14C chronology of stone age cultures in the Russian Far East

Yaroslav V. Kuzmin, A. J.T. Jull, Lyobov A. Orlova, Leopold D. Sulerzhitsky

Research output: Contribution to journalArticle

14 Scopus citations

Abstract

Ca. 150 unequivocal 14C dates from the prehistoric cultures in the Russian Far East can be used to elucidate chrono-cultural boundaries in that region. Microblade technology started as early as ca. 20,000 BP, and continued to exist in the middle Amur River basin until ca. 10,500 BP, and in Primorye until ca. 7800 BP. The emergence of pottery-making in the lower Amur River basin goes back to ca. 13,300 BP. The transition from Upper Paleolithic to Neolithic took place during the time interval 13,300-7800 BP and pottery was widely spread in the Russian Far East by ca. 6700-8400 BP. The first evidence of shellfish collection is estimated to ca. 6400 BP at Peter the Great Gulf coast, Sea of Japan. The beginning of agriculture in Primorye, based on finding of both millet seeds (Setaria italica L.) and pollen of cultivated cereals (Cerealia), is 14C-dated to ca. 4200-3700 BP (ca. 1980-2900 cal BC). The Neolithic/Early Iron Age boundary was estimated at ca. 3100-3300 BP (1400-1600 cal BC) in the mainland Russian Far East, and to ca. 1800-2300 BP (400 cal BC-200 cal AD) on the Sakhalin and southern Kuril Islands.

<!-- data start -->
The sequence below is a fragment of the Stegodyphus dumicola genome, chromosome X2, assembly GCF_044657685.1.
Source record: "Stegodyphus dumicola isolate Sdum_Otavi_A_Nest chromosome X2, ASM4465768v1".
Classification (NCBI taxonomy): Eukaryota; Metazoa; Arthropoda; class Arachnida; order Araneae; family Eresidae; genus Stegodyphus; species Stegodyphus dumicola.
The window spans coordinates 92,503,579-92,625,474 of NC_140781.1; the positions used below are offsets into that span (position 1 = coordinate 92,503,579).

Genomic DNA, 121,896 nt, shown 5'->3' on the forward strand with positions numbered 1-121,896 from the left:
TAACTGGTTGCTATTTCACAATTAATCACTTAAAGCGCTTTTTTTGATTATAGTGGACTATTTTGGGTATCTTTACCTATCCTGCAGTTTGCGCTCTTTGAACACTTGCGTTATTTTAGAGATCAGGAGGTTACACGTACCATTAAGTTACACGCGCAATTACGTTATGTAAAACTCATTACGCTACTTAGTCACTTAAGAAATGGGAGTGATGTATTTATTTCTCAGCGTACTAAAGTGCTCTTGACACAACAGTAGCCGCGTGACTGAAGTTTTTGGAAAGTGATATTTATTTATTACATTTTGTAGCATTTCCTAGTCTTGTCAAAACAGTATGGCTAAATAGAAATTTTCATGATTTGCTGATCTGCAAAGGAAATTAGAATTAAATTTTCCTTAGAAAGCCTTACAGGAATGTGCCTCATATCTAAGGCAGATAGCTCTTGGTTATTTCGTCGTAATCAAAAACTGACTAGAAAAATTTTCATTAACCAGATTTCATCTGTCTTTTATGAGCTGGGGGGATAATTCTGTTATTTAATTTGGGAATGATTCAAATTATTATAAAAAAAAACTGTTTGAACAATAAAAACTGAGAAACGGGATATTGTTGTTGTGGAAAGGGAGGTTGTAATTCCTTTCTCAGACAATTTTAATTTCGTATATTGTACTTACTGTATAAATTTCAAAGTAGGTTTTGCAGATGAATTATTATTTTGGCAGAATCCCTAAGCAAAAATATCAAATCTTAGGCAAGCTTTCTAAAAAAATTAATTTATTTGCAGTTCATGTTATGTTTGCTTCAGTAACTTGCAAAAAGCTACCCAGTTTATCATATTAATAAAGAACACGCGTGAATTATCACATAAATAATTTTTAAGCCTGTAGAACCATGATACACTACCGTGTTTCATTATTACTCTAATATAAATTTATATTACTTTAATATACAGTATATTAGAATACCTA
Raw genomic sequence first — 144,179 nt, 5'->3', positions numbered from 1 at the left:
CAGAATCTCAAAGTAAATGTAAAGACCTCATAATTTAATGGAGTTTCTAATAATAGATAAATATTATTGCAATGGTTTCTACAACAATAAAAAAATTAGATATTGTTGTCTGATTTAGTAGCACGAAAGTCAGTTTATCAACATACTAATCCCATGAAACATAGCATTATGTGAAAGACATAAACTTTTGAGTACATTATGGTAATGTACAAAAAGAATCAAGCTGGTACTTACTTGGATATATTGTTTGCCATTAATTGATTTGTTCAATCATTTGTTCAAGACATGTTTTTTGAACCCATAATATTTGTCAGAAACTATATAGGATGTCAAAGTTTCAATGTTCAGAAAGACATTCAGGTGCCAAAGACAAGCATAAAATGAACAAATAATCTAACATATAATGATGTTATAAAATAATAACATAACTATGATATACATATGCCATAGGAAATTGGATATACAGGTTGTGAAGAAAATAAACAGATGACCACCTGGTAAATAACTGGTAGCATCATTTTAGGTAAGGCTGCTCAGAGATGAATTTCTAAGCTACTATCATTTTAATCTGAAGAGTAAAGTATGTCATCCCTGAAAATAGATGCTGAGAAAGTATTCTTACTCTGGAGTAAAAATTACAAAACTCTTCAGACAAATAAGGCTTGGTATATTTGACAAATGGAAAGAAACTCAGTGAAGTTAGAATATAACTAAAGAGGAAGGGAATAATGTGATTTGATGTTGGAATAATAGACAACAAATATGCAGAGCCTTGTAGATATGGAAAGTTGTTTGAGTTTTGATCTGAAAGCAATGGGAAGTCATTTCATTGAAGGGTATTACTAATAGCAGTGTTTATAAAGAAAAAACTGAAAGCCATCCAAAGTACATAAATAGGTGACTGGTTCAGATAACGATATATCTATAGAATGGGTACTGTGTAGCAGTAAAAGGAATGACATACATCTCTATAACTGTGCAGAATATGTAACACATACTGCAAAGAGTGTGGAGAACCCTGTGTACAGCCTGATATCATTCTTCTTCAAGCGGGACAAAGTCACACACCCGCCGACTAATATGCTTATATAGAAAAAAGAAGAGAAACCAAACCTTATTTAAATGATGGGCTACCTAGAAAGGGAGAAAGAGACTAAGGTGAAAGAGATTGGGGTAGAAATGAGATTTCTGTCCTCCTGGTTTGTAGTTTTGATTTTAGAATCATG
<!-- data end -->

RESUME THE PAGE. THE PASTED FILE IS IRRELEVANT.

Original languageEnglish (US)
Pages (from-to)675-686
Number of pages12
JournalRadiocarbon
Volume40
Issue number2
StatePublished - Dec 1 1998

ASJC Scopus subject areas

  • Archaeology
  • Earth and Planetary Sciences(all)

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    Kuzmin, Y. V., Jull, A. J. T., Orlova, L. A., & Sulerzhitsky, L. D. (1998). 14C chronology of stone age cultures in the Russian Far East. Radiocarbon, 40(2), 675-686.